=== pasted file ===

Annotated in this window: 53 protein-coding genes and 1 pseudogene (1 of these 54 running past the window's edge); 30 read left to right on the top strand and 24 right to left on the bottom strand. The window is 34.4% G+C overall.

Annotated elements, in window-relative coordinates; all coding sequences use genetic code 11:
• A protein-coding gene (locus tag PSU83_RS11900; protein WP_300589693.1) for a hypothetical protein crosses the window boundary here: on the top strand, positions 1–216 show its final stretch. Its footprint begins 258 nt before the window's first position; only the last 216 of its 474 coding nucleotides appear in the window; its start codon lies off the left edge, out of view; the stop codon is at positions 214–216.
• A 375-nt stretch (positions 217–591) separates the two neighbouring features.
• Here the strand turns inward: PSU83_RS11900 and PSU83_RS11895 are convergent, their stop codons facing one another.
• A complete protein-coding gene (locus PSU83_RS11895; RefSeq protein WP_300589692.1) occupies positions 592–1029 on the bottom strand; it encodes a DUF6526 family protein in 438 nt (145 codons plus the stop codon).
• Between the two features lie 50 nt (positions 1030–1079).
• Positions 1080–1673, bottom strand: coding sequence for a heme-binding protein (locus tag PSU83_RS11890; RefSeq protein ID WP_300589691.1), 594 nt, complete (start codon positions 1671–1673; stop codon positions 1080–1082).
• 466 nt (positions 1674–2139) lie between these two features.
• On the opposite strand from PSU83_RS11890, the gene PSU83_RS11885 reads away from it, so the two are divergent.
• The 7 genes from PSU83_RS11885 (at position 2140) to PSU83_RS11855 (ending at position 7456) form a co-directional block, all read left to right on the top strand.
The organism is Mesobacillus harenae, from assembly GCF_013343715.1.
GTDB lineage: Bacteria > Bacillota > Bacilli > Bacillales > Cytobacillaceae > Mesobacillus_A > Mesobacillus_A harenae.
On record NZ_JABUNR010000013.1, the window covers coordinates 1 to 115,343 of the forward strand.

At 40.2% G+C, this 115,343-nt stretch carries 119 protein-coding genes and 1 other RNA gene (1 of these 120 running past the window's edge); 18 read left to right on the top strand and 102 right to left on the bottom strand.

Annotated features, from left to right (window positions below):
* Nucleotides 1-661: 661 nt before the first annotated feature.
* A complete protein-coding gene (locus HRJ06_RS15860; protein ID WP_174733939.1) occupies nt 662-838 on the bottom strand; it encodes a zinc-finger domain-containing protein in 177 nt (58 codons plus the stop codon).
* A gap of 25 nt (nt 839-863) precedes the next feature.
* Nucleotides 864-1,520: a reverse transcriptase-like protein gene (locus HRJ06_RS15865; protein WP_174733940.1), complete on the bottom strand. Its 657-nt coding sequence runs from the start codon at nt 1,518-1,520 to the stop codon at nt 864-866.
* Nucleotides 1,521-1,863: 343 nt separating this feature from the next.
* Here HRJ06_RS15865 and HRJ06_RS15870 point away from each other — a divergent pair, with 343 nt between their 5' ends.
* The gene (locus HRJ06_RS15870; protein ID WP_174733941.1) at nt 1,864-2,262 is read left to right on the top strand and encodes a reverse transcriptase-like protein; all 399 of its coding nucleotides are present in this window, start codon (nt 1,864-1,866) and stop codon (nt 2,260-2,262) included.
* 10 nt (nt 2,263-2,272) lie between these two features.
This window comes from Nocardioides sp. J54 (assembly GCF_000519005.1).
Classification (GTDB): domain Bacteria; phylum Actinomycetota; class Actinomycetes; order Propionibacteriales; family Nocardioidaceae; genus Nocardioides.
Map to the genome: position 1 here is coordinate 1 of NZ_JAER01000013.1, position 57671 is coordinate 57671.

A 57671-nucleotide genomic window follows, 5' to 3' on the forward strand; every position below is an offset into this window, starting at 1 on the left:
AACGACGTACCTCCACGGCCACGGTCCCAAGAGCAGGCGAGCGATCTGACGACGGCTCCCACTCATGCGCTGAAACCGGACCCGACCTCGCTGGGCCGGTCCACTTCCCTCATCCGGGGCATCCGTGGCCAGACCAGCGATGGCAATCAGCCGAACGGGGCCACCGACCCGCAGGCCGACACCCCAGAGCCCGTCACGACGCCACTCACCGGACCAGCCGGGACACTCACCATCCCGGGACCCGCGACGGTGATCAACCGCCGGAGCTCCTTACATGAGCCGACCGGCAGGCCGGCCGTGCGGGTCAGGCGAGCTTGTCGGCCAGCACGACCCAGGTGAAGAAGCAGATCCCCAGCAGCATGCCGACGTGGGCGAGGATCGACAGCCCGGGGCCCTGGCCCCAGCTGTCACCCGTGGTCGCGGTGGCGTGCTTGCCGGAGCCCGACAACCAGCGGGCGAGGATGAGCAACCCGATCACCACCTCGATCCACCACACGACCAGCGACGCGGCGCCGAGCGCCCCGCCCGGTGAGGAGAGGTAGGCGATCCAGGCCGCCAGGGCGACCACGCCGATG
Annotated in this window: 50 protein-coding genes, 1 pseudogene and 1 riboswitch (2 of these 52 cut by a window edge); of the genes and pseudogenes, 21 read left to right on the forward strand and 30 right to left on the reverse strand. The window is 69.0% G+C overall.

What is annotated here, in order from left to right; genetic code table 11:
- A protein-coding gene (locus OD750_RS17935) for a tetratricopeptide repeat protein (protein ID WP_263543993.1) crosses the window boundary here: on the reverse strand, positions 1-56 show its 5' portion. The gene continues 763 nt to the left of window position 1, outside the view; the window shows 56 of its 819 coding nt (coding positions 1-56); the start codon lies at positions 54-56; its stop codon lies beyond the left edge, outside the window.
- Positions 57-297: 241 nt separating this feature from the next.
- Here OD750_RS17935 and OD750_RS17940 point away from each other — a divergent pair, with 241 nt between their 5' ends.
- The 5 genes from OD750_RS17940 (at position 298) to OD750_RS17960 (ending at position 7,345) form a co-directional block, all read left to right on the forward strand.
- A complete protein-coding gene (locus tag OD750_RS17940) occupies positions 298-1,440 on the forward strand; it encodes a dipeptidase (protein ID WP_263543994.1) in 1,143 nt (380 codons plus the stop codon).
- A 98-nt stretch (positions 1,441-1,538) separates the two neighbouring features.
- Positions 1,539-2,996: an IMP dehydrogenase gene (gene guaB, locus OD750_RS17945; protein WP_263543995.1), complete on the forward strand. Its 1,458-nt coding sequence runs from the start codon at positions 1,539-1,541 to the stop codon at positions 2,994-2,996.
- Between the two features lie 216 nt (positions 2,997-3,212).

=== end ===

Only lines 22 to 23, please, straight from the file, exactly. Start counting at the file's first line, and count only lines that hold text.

* Here HRJ06_RS15865 and HRJ06_RS15870 point away from each other — a divergent pair, with 343 nt between their 5' ends.
* The gene (locus HRJ06_RS15870; protein ID WP_174733941.1) at nt 1,864-2,262 is read left to right on the top strand and encodes a reverse transcriptase-like protein; all 399 of its coding nucleotides are present in this window, start codon (nt 1,864-1,866) and stop codon (nt 2,260-2,262) included.